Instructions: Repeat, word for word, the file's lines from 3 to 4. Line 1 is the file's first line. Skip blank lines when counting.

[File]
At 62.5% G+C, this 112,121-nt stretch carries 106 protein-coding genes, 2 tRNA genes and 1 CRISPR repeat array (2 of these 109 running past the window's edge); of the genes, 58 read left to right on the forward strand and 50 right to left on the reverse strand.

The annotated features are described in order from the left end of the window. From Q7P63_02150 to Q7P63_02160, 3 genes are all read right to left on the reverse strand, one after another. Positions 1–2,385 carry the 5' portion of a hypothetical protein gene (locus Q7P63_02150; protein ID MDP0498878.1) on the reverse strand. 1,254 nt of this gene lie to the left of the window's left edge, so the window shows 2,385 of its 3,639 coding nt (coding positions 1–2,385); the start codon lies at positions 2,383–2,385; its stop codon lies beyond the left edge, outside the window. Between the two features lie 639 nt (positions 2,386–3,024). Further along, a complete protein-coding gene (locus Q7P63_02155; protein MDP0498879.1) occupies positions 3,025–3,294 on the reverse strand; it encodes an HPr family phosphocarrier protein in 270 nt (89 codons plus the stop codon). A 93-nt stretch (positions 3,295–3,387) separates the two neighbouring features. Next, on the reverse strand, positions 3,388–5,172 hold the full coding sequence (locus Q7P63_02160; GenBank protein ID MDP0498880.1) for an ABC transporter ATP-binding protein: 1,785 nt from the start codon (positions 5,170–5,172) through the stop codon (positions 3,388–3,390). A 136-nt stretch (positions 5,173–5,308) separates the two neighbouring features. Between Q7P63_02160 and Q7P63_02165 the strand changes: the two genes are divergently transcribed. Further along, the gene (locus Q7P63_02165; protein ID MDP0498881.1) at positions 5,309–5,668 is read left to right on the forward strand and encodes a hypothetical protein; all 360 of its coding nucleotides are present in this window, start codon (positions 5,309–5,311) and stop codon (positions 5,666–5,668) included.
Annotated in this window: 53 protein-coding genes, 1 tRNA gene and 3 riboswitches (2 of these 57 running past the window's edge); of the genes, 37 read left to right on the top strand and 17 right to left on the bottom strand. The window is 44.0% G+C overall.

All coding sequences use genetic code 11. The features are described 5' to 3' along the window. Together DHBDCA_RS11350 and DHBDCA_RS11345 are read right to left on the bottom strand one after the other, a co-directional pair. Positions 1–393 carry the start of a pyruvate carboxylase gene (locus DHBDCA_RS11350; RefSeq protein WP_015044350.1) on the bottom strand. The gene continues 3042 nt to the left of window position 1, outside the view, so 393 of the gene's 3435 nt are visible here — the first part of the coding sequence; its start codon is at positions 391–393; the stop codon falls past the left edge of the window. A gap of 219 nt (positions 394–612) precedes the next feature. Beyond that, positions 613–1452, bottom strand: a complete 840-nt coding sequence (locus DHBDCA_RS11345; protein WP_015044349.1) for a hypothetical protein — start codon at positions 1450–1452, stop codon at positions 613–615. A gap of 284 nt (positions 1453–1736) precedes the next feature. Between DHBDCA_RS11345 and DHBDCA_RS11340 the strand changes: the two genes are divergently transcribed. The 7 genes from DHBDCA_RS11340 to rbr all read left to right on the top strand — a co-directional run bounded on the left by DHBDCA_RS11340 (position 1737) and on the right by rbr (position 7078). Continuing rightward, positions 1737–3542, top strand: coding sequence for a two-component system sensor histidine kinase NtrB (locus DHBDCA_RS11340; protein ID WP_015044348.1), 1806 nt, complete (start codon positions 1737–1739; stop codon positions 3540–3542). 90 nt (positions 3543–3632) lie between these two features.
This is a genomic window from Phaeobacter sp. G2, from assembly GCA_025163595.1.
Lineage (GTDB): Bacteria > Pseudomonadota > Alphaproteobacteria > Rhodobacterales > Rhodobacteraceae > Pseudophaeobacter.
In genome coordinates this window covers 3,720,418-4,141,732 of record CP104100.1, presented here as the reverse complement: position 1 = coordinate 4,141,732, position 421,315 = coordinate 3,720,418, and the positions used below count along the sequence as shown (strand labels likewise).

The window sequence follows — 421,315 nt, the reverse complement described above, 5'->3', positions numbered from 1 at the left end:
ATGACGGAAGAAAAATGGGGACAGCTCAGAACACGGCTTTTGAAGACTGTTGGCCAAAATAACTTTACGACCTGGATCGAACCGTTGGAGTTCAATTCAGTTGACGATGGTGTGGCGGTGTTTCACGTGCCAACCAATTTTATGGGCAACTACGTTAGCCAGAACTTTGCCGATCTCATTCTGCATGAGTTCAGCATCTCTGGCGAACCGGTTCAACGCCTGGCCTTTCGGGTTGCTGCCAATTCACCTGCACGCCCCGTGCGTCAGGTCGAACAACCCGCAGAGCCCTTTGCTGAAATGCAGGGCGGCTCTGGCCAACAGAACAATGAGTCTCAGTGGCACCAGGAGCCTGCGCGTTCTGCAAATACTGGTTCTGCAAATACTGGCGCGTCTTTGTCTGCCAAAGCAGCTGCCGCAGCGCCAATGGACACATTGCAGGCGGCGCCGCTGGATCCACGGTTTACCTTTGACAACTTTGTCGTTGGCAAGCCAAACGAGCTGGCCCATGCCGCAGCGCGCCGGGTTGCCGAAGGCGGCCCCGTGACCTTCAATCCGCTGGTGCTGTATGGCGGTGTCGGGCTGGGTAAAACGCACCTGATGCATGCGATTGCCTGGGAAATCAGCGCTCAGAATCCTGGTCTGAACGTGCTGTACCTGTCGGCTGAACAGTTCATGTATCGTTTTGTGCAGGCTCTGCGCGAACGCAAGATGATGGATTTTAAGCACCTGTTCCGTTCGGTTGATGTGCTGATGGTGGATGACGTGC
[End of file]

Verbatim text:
Annotated in this window: 53 protein-coding genes, 1 tRNA gene and 3 riboswitches (2 of these 57 running past the window's edge); of the genes, 37 read left to right on the top strand and 17 right to left on the bottom strand. The window is 44.0% G+C overall.

All coding sequences use genetic code 11. The features are described 5' to 3' along the window. Together DHBDCA_RS11350 and DHBDCA_RS11345 are read right to left on the bottom strand one after the other, a co-directional pair. Positions 1–393 carry the start of a pyruvate carboxylase gene (locus DHBDCA_RS11350; RefSeq protein WP_015044350.1) on the bottom strand. The gene continues 3042 nt to the left of window position 1, outside the view, so 393 of the gene's 3435 nt are visible here — the first part of the coding sequence; its start codon is at positions 391–393; the stop codon falls past the left edge of the window. A gap of 219 nt (positions 394–612) precedes the next feature. Beyond that, positions 613–1452, bottom strand: a complete 840-nt coding sequence (locus DHBDCA_RS11345; protein WP_015044349.1) for a hypothetical protein — start codon at positions 1450–1452, stop codon at positions 613–615. A gap of 284 nt (positions 1453–1736) precedes the next feature. Between DHBDCA_RS11345 and DHBDCA_RS11340 the strand changes: the two genes are divergently transcribed. The 7 genes from DHBDCA_RS11340 to rbr all read left to right on the top strand — a co-directional run bounded on the left by DHBDCA_RS11340 (position 1737) and on the right by rbr (position 7078). Continuing rightward, positions 1737–3542, top strand: coding sequence for a two-component system sensor histidine kinase NtrB (locus DHBDCA_RS11340; protein ID WP_015044348.1), 1806 nt, complete (start codon positions 1737–1739; stop codon positions 3540–3542). 90 nt (positions 3543–3632) lie between these two features.